carnegieXchange: School of Sport

An intersectional approach to how self-identifying women experience and disrupt power in rugby leadership roles

As is so often the case, my time at secondary school did not facilitate in-depth learning of Black History outside of the study of the US Civil Rights Movement led by Dr. Martin Luther King. Limited in scope to the years 1954-1986, Black History remained periodised, restricted to a few short years and focused on the study of legal change.

Kate Marks

It wasn’t until higher education studying History at the University of Cambridge where I was introduced to the depth and wealth of Black History and its pivotal influence on every sphere of contemporary life, including sport. An introduction to Black Feminism and Black Queer History through the books of academics such as Professor Saidiya Hartman demonstrated the powerful narratives that are so frequently lost in the archive as minority voices are overshadowed by white, male figures (Hartman, 2020).

Discovering the work of Black, lesbian, feminist, poet, activist, Audre Lorde fuelled the development of my PhD project, which combines my love of Rugby Union, personal involvement in sports volunteering and a desire to make a genuine difference to the experiences of women in grassroots rugby settings. Systemic racism and sexism neglects to celebrate and champion the contributions of women, particularly those whose identity consists of a myriad of intersections. In 1984, Audre Lorde demonstrated the need for feminist women to embrace the power of difference in order to enact lasting change in a world dominated by the white, patriarchal, heterosexual elite. My research will address how multiple intersections of difference influence self-identifying women’s experiences of leadership roles in Rugby Union, with the aim of developing a feminist-queer, evidence informed tool to better enable women to disrupt existing power dynamics. The patriarchal structures of sporting institutions are framed using Lorde’s depiction of the ‘masters house’. It is a metaphor that can extend to both the individual sites of sporting activity where patriarchy dominates, and the reproduction of gendered identities which become attached to institutionalised performative spaces such as rugby clubs (Connell, 1995; Campenhout & Hoven, 2014).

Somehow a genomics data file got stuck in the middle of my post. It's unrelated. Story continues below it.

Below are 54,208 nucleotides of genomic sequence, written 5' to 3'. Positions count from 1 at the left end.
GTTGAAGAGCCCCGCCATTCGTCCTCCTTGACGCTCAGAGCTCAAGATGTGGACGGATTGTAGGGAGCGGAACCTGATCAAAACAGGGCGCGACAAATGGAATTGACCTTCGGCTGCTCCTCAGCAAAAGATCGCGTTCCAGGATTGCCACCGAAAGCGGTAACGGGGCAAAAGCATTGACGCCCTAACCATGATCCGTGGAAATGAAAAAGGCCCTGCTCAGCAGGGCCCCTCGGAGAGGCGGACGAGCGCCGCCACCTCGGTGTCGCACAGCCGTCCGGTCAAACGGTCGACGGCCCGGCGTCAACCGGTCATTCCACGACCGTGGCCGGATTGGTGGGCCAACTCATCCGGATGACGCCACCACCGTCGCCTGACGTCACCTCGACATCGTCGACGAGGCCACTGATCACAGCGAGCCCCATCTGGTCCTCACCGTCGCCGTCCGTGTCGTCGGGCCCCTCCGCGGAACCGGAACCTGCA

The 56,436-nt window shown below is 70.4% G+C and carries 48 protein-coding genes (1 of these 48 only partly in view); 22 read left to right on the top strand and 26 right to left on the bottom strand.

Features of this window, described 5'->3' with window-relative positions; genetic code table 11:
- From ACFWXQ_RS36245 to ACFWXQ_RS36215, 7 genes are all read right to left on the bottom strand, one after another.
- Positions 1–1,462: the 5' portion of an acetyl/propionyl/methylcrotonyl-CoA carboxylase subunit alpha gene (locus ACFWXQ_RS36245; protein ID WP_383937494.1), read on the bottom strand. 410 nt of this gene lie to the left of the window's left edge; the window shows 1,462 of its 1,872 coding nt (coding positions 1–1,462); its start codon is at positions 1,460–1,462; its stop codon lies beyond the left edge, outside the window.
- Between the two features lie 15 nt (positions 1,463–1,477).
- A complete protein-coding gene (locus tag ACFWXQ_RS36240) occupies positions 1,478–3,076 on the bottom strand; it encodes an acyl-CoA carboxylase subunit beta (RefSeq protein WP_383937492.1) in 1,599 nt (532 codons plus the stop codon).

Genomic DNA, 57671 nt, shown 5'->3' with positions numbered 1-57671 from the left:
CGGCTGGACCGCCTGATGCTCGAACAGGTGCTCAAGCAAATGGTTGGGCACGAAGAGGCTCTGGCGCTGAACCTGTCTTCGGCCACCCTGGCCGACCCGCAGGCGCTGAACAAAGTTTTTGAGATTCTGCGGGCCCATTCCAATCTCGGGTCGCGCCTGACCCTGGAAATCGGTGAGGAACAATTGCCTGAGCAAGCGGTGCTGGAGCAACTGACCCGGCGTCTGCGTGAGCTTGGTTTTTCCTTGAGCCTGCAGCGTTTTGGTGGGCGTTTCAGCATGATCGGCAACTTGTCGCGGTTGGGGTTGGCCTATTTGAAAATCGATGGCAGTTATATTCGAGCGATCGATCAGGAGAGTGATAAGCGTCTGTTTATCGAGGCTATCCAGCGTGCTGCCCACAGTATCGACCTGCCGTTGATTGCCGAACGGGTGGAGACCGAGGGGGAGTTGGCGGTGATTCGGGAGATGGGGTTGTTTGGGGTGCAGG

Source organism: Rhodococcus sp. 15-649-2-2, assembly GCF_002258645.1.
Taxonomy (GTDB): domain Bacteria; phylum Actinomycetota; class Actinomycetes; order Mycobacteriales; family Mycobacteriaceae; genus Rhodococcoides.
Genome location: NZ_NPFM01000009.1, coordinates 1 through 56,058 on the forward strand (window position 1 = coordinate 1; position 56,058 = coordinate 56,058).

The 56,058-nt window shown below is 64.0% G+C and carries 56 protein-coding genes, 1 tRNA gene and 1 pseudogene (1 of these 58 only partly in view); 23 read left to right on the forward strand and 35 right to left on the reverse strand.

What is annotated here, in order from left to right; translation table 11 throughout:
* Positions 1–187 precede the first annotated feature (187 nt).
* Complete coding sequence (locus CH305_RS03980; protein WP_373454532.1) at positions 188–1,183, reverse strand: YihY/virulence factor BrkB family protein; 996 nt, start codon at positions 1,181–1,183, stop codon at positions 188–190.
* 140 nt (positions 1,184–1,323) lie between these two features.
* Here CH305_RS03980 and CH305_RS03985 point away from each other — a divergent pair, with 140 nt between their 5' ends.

I hope through the use of innovative, creative methodologies to harness the voices of those women who are most marginalised and are often left outside of both academic research and leadership roles within sports organisations. My research will aim to contribute to the wider aspirations of the Carnegie School of Sport and the Research Centre of Social Justice in Sport and Society, identifying the root cause of injustice within rugby volunteering with the purpose of achieving social change. 

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